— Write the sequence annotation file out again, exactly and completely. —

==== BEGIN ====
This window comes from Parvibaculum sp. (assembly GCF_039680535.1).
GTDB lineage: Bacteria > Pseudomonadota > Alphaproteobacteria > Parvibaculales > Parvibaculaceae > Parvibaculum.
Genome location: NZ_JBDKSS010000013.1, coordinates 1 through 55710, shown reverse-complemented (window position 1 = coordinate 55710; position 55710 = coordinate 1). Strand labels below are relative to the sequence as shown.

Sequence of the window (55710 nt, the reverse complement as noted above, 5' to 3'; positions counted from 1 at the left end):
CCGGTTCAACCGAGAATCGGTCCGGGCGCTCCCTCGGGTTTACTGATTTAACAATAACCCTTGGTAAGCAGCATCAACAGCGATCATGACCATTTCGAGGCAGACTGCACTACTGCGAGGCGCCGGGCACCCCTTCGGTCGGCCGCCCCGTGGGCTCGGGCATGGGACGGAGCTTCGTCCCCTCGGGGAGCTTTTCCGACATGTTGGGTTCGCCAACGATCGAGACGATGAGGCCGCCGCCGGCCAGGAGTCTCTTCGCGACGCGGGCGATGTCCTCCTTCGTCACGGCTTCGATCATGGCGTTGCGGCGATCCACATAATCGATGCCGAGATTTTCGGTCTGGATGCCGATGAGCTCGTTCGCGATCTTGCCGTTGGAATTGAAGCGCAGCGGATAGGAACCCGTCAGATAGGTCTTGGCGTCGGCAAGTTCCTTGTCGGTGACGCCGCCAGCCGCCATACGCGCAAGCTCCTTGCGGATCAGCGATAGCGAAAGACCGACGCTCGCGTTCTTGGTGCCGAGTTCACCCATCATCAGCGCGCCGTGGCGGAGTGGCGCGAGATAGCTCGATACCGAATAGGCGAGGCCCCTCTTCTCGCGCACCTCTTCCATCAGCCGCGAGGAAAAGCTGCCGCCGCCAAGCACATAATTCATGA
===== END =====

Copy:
This window comes from Parvibaculum sp. (assembly GCF_039680535.1).
GTDB lineage: Bacteria > Pseudomonadota > Alphaproteobacteria > Parvibaculales > Parvibaculaceae > Parvibaculum.
Genome location: NZ_JBDKSS010000013.1, coordinates 1 through 55710, shown reverse-complemented (window position 1 = coordinate 55710; position 55710 = coordinate 1). Strand labels below are relative to the sequence as shown.

Sequence of the window (55710 nt, the reverse complement as noted above, 5' to 3'; positions counted from 1 at the left end):
CCGGTTCAACCGAGAATCGGTCCGGGCGCTCCCTCGGGTTTACTGATTTAACAATAACCCTTGGTAAGCAGCATCAACAGCGATCATGACCATTTCGAGGCAGACTGCACTACTGCGAGGCGCCGGGCACCCCTTCGGTCGGCCGCCCCGTGGGCTCGGGCATGGGACGGAGCTTCGTCCCCTCGGGGAGCTTTTCCGACATGTTGGGTTCGCCAACGATCGAGACGATGAGGCCGCCGCCGGCCAGGAGTCTCTTCGCGACGCGGGCGATGTCCTCCTTCGTCACGGCTTCGATCATGGCGTTGCGGCGATCCACATAATCGATGCCGAGATTTTCGGTCTGGATGCCGATGAGCTCGTTCGCGATCTTGCCGTTGGAATTGAAGCGCAGCGGATAGGAACCCGTCAGATAGGTCTTGGCGTCGGCAAGTTCCTTGTCGGTGACGCCGCCAGCCGCCATACGCGCAAGCTCCTTGCGGATCAGCGATAGCGAAAGACCGACGCTCGCGTTCTTGGTGCCGAGTTCACCCATCATCAGCGCGCCGTGGCGGAGTGGCGCGAGATAGCTCGATACCGAATAGGCGAGGCCCCTCTTCTCGCGCACCTCTTCCATCAGCCGCGAGGAAAAGCTGCCGCCGCCAAGCACATAATTCATGA